- Project plans
- Project activities
- Legislation and standards
- Industry context
- Specialist wikis
Last edited 11 Dec 2020
Delivering Sustainable Buildings: Savings and Payback - Office Case Study for BREEAM UK New Construction 2014
While the multitude of benefits associated with investing in sustainable development practices are increasingly being recognised, for all new construction projects there is always a bottom line impact to consider.
The latest BREEAM Briefing Paper, titled 'Delivering Sustainable Buildings: Savings and Payback – Office Case Study for BREEAM UK New Construction 2014', uses a speculative office building project that was the basis of a similar report three years ago to review the costs of sustainability today.
The new work takes account of several factors including the increased energy performance demands of Building Regulations Part L2A and the updated assessment criteria of BREEAM UK New Construction 2014. It also examines the difference between BREEAM uplift costs for a building meeting London Plan energy requirements and the same building not so constrained.
Gavin Dunn, Director at BRE, said:
“This Briefing Paper gives developers an updated picture of the cost implications of sustainable development. Both capital and lifecycle costs are considered. In particular, lifecycle costs are examined in respect of energy strategies, and water consumption, including different water supply tariffs.”
The report found that the cost uplift of achieving BREEAM UK New Construction 2014 Excellent ratings is typically less than one per cent of the total construction cost. Analysis of additional costs associated with BREEAM certification at a high standard in terms of energy efficiency and water saving technologies also showed that these costs are relatively modest and that forecast paybacks are quick – typically less than five years for energy and less than two years for water.
Adam Mactavish, operations director at Currie & Brown, points out: “Achieving a high rating under BREEAM 2014 can incur additional costs, but these are less than 1% of the total construction cost. Moreover, long-term savings on energy and water are substantial.”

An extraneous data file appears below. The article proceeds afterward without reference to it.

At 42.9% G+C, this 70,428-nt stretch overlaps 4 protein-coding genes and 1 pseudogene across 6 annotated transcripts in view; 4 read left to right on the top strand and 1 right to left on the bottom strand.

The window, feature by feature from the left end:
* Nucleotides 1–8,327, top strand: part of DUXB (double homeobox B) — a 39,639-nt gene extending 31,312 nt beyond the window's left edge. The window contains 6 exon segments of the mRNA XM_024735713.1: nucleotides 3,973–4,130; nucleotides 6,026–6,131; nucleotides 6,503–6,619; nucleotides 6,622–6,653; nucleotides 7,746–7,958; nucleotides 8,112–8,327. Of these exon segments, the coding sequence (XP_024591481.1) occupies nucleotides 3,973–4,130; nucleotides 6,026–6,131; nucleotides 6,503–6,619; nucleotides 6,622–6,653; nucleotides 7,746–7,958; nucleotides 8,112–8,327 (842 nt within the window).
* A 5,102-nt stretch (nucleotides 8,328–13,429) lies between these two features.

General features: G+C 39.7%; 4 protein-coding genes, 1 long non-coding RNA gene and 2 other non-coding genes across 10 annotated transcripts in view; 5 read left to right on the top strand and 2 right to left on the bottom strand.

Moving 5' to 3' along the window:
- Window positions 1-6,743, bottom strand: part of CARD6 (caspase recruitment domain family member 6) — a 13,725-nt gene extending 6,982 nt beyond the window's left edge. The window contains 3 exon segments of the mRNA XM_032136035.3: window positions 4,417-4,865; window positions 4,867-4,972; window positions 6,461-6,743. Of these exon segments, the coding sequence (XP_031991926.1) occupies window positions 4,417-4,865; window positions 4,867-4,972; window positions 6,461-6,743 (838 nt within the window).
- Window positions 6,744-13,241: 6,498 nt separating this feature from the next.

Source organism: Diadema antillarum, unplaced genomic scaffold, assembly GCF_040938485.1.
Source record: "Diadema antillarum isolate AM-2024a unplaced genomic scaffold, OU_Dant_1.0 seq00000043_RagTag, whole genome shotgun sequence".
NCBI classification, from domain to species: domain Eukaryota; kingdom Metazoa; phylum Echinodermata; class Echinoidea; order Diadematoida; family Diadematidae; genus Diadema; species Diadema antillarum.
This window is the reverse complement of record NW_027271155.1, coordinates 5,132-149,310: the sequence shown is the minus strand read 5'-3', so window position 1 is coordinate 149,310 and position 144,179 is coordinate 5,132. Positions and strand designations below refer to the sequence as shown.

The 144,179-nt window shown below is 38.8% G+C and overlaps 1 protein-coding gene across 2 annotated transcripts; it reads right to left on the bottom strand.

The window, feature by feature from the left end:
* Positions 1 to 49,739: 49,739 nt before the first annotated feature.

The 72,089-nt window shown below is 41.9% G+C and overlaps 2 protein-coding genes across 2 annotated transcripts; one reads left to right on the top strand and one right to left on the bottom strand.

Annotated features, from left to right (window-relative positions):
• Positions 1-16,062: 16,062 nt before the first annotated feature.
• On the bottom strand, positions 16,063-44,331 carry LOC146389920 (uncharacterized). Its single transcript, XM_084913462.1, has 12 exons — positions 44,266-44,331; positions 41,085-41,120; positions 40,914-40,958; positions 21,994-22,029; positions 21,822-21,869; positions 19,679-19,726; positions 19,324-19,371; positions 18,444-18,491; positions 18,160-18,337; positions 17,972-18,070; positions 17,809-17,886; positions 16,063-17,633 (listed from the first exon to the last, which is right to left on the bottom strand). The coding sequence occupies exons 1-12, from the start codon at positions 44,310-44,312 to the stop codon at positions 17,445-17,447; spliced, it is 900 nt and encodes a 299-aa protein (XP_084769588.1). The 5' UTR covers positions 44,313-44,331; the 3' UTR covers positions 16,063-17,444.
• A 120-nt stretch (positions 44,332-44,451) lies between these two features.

The challenge for developers and clients is to make sure they consider these issues at an early stage in the design process to secure the benefits and take advantage of a building’s potential to deliver high performance standards by operating them efficiently.
 Find out more
 Related articles on Designing Buildings Wiki
Featured articles and news
And CIOB's response.
Presidential update from CIAT's Eddie Weir PCIAT.
Rates freeze, NI cuts, full expensing; early election?
Could this be a remedy for condensation, damp or mould?
Unlocking a Healthier Tomorrow
Call for ministerial group and National Retrofit Delivery Plan.
The Great Transformation 1860–1920. Book review.
Including the devolved governments, CIOB, ECA, APM and IHBC.
AT awards small to medium size project category winner.
Formal and informal adaptive re-use or new use of buildings.
Temperatures hit new highs, yet world fails to cut emissions (again).
No longer enforcing certain waste transfer documentation.
Winners reactions during the event at the Park Plaza Hotel.
An exciting opportunity for stakeholders to collaborate.
Report from the BSRIA Briefing 2023, Cleaner Air, Better Tomorrow.